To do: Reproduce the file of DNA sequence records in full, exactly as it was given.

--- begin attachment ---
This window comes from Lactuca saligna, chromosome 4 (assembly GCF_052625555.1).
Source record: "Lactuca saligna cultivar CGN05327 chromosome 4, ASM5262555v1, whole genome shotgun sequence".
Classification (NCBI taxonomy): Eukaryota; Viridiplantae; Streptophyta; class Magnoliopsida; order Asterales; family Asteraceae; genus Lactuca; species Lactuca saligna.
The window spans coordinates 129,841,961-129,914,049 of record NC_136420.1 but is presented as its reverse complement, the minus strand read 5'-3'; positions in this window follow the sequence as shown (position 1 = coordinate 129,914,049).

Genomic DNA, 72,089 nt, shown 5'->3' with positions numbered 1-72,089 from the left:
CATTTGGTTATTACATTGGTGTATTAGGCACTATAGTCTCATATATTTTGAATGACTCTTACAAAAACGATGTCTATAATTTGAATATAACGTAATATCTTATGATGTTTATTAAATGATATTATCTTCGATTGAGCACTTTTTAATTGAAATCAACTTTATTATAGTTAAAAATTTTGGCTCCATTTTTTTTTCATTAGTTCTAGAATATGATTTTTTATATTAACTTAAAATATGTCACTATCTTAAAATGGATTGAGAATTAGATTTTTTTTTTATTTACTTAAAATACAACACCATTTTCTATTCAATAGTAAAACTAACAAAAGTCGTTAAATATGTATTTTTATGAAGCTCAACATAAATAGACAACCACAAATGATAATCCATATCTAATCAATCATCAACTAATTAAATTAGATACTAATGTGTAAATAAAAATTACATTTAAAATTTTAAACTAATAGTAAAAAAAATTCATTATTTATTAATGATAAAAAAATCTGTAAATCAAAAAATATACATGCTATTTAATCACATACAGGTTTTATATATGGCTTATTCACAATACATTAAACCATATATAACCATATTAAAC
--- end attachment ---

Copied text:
This window comes from Lactuca saligna, chromosome 4 (assembly GCF_052625555.1).
Source record: "Lactuca saligna cultivar CGN05327 chromosome 4, ASM5262555v1, whole genome shotgun sequence".
Classification (NCBI taxonomy): Eukaryota; Viridiplantae; Streptophyta; class Magnoliopsida; order Asterales; family Asteraceae; genus Lactuca; species Lactuca saligna.
The window spans coordinates 129,841,961-129,914,049 of record NC_136420.1 but is presented as its reverse complement, the minus strand read 5'-3'; positions in this window follow the sequence as shown (position 1 = coordinate 129,914,049).

Genomic DNA, 72,089 nt, shown 5'->3' with positions numbered 1-72,089 from the left:
CATTTGGTTATTACATTGGTGTATTAGGCACTATAGTCTCATATATTTTGAATGACTCTTACAAAAACGATGTCTATAATTTGAATATAACGTAATATCTTATGATGTTTATTAAATGATATTATCTTCGATTGAGCACTTTTTAATTGAAATCAACTTTATTATAGTTAAAAATTTTGGCTCCATTTTTTTTTCATTAGTTCTAGAATATGATTTTTTATATTAACTTAAAATATGTCACTATCTTAAAATGGATTGAGAATTAGATTTTTTTTTTATTTACTTAAAATACAACACCATTTTCTATTCAATAGTAAAACTAACAAAAGTCGTTAAATATGTATTTTTATGAAGCTCAACATAAATAGACAACCACAAATGATAATCCATATCTAATCAATCATCAACTAATTAAATTAGATACTAATGTGTAAATAAAAATTACATTTAAAATTTTAAACTAATAGTAAAAAAAATTCATTATTTATTAATGATAAAAAAATCTGTAAATCAAAAAATATACATGCTATTTAATCACATACAGGTTTTATATATGGCTTATTCACAATACATTAAACCATATATAACCATATTAAAC